Fasces wrote:Who on earth said anything about that?
Oh, sorry, then let's leave it at "stopping missile R&D" then.
Fasces wrote:Who cares? The US should follow suit.
Again, not decommission. Not get rid of. Not end R&D research, as @wat0n put it. Simply put them into a peacetime mode, as China has.
Si vis pacem, para bellum is a peacetime strategy by definition. And the US is currently (since 2021) in peacetime.
@AFAIK that already exists, it's how (theoretically binding) international legal customs are established - once 2/3 of (UN member) states ratify some international convention, it is said to become customary international law and binding. Even then, it STILL makes little sense for the US (and pretty much any other country, including those who aren't even regional powers) to pretend it is truly binding.
There is still no systematic enforcement mechanism of many of these norms, including those related to things like genocide (let alone conventions dealing with more mundane topics), simply because there is currently no world government. So why would the Great Powers suddenly be truly bound by them?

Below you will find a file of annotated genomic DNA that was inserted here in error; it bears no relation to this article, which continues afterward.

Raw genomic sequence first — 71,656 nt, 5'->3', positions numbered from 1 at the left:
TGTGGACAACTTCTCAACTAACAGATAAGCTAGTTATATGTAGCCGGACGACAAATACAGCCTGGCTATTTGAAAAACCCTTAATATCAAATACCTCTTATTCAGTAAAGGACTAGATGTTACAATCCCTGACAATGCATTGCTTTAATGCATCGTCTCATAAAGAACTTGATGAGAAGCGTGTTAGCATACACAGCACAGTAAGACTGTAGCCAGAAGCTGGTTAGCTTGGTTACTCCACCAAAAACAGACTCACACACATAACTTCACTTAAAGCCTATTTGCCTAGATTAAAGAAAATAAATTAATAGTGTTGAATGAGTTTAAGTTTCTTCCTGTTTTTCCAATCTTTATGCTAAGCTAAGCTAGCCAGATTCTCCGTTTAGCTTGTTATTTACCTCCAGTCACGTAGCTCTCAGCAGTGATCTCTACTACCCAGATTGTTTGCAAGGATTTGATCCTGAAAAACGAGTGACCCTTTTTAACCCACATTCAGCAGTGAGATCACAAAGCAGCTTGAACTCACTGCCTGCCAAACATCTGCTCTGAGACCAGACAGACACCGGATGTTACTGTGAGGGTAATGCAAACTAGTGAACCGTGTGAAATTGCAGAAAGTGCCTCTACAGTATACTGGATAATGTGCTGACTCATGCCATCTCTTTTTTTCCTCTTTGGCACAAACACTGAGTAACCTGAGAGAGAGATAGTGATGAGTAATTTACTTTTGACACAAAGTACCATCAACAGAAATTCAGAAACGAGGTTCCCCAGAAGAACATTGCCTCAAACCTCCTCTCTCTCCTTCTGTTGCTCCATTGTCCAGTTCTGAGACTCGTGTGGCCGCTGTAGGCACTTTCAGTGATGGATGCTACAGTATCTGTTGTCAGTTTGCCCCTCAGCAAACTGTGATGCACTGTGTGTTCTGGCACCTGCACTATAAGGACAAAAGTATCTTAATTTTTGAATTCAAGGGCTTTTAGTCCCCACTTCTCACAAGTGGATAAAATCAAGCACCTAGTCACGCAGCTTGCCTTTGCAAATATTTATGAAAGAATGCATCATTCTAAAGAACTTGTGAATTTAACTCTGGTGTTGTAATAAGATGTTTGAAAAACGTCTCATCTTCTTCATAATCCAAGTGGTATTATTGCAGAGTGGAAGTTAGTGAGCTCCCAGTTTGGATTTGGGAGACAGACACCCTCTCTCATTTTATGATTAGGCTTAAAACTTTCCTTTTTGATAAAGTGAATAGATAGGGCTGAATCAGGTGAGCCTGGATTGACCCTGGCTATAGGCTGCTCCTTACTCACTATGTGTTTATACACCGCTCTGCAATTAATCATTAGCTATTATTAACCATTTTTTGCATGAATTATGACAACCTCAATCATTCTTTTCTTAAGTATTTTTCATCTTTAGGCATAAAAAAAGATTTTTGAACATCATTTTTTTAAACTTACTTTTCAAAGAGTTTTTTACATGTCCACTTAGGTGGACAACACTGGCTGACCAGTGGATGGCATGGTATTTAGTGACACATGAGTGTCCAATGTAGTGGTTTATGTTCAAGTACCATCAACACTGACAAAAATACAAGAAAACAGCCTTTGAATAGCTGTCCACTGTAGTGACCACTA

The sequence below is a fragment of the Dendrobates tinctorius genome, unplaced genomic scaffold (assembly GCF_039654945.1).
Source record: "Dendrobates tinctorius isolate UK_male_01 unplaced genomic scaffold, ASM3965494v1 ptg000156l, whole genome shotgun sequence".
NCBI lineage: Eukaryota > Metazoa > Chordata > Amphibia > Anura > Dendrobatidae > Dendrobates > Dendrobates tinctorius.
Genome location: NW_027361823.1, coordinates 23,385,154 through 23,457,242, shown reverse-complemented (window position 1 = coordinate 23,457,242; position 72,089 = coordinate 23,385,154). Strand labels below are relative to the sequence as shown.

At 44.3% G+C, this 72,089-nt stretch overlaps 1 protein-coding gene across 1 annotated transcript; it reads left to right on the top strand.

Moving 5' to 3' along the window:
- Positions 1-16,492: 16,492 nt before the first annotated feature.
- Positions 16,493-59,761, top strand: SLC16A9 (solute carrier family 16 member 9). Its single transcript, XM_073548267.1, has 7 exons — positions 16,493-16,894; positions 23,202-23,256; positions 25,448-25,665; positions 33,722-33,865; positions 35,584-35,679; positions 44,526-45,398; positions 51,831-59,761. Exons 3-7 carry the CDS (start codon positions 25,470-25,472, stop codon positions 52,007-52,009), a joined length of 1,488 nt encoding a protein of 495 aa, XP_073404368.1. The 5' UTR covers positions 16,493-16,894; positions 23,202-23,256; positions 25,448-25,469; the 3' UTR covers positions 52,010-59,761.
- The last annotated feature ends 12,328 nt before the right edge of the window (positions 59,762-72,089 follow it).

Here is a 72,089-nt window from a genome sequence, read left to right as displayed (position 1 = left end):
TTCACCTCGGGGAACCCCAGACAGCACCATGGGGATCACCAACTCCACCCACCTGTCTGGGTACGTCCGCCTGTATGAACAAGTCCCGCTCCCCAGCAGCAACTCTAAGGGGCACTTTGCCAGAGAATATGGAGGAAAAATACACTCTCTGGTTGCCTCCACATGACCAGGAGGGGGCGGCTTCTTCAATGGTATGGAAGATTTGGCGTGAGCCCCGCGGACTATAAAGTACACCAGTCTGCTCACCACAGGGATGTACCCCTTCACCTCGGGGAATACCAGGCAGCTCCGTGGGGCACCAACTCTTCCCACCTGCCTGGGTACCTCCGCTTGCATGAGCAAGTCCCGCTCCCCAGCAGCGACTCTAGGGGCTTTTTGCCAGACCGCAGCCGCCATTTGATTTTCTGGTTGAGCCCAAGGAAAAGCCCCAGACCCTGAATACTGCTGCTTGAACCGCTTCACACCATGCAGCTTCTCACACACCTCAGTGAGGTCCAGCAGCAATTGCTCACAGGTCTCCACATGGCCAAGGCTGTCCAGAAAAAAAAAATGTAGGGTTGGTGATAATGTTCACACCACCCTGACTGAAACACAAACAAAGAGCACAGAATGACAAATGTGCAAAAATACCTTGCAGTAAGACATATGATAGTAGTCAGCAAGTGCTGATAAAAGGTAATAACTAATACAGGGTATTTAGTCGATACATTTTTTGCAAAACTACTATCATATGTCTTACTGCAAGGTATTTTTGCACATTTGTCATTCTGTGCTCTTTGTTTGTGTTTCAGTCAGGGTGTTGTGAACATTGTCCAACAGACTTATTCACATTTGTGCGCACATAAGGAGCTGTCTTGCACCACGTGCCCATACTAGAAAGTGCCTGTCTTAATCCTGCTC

You could say breaking these norms may entail a big political cost (domestic and diplomatic), but if the matter is serious enough it may be worth it. It's the kind of dilemma Russia might be facing right now regarding using tactical nuclear weapons in Ukraine, doing so would be extremely costly politically both domestically (many Russians don't regard Ukrainians as aliens) and abroad (with likely deep diplomatic consequences such as turning Russia into a pariah, economic sanctions, perhaps even NATO military action) yet if Russia's military situation truly becomes untenable, such as Ukraine occupying Crimea or parts of Russia proper, Putin may still decide to go for it.
If China or Russia want to stop a possible arms race, they are free to step up and offer a tripartite deal to that effect. I suspect that, even then, it would not stop but only be put it under some measure of control (e.g. like nuclear test bans). What I don't understand is why would the US do so (let alone act unilaterally to that effect) when it doesn't seem like it is the actor that would need it the most - even financially it doesn't seem to be that big of a factor and military spending is definitely not the biggest threat to the US' government finances in the long run.